Every instructional strategy, from direct instruction to the flipped classroom, elicits both negative and positive outcomes depending on when, where, and how it is employed. When it comes to using competition, however, schools tend to favor cooperative learning as the preferred approach for inter-student activities designed to increase learning and motivation.
Negative views of competition stem from early research purporting that its use in most contexts led to undermined motivation, negative self-concept, and anxiety on the part of participants. However, research on resiliency highlights the fact that adverse conditions do not universally lead to despair; they may, in fact, fuel motivation for high levels of achievement. Failure to achieve valued goals (e.g., winning a competition) may hurt, but the result does not have to be debilitating. In fact, experiences with competition during youth present opportunities to fail under safe conditions. In doing so, they provide lessons on how to manage the range of emotions and possible behavioral responses to setbacks, particularly for those who have been sheltered from such experiences. Thus, participating in competitions also facilitates teaching about coping skills in the face of disappointment.
Another important benefit of competition is deriving feedback that leads to self-reflection and improvement. If losing a competition meant that participants would shun that activity, many world records and products would not exist. Moreover, embracing competition means that youth are taught to admire accomplishments and celebrate individual differences as a fundamental area of diversity.
Competition as an instructional strategy (such as in-class science fairs, spelling bees, or timed, complex team assignments) is clearly more stressful for some than others, and it also differs by context. For example, positive outcomes from competition are enhanced when conditions are explicitly fair (not pre-ordained) and when students are sufficiently competent in the subjects or skills that serve as the basis of a competition. We know that boys and girls respond differently to competition depending on perceptions of their peers’ abilities compared to their own. Both boys and girls can be coached on how to deal with ruminations about setbacks or failure across the academic domains, just as in performance domains such as dance, athletics, or music. They can also learn how to perceive the stress of competition as a challenge rather than a threat. By allowing youth an opportunity to experiment with competition and practice mental and social skills (with proper mentoring), we provide a foundation for approaching competition with confidence instead of trepidation, and help them learn to judge their worth on the basis of challenging the self rather than winning the prize.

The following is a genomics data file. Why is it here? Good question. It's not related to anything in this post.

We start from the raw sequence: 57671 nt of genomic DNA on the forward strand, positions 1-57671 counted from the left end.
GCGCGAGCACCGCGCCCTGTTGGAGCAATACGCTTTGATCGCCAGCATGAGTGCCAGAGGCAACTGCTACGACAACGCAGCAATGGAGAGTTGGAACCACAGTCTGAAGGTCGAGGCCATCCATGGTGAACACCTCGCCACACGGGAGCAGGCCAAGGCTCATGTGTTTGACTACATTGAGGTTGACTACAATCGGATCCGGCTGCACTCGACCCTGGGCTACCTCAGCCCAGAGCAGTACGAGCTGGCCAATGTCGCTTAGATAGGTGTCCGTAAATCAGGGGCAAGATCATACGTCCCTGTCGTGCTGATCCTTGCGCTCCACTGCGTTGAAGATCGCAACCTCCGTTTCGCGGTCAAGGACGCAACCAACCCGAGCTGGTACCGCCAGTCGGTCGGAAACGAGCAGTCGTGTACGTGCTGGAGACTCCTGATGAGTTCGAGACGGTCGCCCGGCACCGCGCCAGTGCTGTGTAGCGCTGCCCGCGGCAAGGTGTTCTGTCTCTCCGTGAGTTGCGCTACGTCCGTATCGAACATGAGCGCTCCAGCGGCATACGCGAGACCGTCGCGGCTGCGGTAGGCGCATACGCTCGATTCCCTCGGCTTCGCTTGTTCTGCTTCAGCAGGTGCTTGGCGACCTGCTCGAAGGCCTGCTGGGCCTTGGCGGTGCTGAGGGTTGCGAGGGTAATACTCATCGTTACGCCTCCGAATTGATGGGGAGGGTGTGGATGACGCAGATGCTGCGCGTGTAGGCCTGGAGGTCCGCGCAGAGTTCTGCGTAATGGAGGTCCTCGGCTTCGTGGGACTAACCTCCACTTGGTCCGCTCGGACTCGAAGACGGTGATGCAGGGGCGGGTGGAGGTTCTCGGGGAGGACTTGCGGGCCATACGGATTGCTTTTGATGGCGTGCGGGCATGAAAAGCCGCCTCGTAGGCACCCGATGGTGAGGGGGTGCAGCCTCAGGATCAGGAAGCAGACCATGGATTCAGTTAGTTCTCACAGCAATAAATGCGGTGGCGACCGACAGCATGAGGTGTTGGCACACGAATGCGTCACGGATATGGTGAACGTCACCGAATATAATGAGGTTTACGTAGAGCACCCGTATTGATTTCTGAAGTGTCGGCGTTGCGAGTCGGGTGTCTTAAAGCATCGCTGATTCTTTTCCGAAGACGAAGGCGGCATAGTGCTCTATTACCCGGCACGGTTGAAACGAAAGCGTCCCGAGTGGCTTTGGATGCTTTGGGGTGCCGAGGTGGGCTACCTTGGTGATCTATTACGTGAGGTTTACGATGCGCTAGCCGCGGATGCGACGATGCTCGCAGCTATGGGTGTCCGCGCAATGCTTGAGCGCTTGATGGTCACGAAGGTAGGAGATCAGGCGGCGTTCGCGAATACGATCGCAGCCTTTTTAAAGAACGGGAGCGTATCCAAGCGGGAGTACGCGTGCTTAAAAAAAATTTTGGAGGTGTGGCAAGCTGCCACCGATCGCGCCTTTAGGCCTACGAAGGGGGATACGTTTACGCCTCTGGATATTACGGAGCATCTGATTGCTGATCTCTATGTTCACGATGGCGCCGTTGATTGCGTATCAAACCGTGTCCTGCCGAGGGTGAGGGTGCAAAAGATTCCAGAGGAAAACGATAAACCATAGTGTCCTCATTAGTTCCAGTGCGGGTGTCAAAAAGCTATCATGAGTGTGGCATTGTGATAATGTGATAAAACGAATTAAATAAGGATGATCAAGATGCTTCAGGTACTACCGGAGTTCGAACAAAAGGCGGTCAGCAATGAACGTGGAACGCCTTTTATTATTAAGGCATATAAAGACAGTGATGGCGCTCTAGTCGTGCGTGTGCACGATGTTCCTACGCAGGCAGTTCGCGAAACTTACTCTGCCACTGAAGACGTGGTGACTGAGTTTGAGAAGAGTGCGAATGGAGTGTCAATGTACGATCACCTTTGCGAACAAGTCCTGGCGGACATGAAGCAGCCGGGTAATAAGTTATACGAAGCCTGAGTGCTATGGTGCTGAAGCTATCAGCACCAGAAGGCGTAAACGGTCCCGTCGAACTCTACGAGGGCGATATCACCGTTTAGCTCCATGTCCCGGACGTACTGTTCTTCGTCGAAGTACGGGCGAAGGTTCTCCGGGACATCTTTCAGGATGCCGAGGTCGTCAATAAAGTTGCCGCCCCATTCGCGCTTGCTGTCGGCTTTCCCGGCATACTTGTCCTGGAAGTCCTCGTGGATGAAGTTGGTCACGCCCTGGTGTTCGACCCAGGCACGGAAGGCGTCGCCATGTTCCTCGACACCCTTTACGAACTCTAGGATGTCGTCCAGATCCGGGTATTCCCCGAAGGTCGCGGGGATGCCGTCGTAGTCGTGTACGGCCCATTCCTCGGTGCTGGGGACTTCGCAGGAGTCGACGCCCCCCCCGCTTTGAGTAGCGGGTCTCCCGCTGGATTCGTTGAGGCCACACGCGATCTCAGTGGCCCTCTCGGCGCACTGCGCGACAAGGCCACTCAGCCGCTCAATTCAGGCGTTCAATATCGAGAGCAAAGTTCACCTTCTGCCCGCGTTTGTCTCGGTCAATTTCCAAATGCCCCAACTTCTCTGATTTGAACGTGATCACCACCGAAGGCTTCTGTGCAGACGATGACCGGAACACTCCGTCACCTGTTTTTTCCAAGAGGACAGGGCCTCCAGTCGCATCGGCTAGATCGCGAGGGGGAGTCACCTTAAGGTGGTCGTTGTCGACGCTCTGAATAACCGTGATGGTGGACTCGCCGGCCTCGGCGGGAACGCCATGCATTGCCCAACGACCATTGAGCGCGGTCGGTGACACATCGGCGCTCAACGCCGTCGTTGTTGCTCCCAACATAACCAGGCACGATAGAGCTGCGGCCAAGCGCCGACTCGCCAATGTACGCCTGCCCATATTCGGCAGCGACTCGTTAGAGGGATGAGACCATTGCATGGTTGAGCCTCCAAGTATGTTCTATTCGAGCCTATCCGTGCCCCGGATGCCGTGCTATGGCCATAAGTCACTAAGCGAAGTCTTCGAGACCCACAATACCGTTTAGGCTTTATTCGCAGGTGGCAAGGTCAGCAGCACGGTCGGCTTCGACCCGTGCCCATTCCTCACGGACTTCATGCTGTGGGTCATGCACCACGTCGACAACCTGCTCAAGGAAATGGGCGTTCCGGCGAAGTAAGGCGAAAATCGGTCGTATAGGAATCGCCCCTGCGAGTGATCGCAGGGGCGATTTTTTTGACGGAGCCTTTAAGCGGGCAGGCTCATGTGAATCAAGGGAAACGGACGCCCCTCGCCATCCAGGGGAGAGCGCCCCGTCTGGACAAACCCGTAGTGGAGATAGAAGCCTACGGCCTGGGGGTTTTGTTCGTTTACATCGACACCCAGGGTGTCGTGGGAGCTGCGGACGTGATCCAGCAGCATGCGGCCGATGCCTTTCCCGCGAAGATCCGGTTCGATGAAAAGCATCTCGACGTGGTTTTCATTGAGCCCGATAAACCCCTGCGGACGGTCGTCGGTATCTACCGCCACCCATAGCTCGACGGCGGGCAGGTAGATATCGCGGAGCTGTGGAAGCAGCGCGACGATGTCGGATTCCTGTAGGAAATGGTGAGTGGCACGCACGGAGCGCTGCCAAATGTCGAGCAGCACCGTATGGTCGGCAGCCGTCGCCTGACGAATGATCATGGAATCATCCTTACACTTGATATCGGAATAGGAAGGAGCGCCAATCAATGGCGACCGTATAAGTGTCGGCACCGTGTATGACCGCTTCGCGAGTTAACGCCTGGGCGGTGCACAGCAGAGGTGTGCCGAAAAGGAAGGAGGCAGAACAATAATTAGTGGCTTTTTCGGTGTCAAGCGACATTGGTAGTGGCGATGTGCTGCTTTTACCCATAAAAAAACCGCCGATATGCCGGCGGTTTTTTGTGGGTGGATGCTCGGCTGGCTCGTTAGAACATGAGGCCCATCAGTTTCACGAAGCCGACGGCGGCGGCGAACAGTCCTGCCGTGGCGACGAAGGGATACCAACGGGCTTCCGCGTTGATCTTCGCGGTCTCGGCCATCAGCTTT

Educational policy and practice suffers when we adopt extreme views, and until recently the fields of psychology and education left the negative view of competition as an instructional strategy virtually unchallenged. As a result, the potential benefits of competition have been diminished as a tool for school personnel (outside of extracurricular sport, performing arts, and contests such as Olympiads and science fairs). Teachers, parents, coaches, and supervisors need a broad array of tools to facilitate optimal performance, and they are hampered when some motivational strategies, such as constructive competition, are viewed as off limits. From school-based sports leagues to writing grants for research funding and the range of competitions on popular reality television shows, competition is ubiquitous in society. In today’s world, not preparing students to engage in constructive competition can be considered educational malpractice.
Scientific support for this op-ed will appear in an upcoming edition of the Review of General Psychology.
Frank C. Worrell is a professor in the Graduate School of Education at the University of California, Berkeley. Rena F. Subotnik is the director of the Center for Psychology in the Schools and Education at the American Psychological Association.
This article was also written in collaboration with the members of the American Psychological Association’s Coalition for Psychology of High Performance, which is funded by the American Psychological Foundation:
Frank C. Worrell, Ph.D., University of California, Berkeley
Steven E. Knotek, Ph.D., University of North Carolina, Chapel Hill
Jonathan A. Plucker, Ph.D., Johns Hopkins University
Steve Portenga, Ph.D., iPerfomance Psychology
Sheila R. Schultz, Ph.D., HumRRO
Dean Keith Simonton, Ph.D., University of California, Davis
Rena F. Subotnik, Ph.D., American Psychological Association
Megan Foley-Nicpon, Ph.D., University of Iowa
Jonathan Metzler, Ph.D., Armed Forces Services Corporation
Paula Olszewski-Kubilius Ph.D., Northwestern University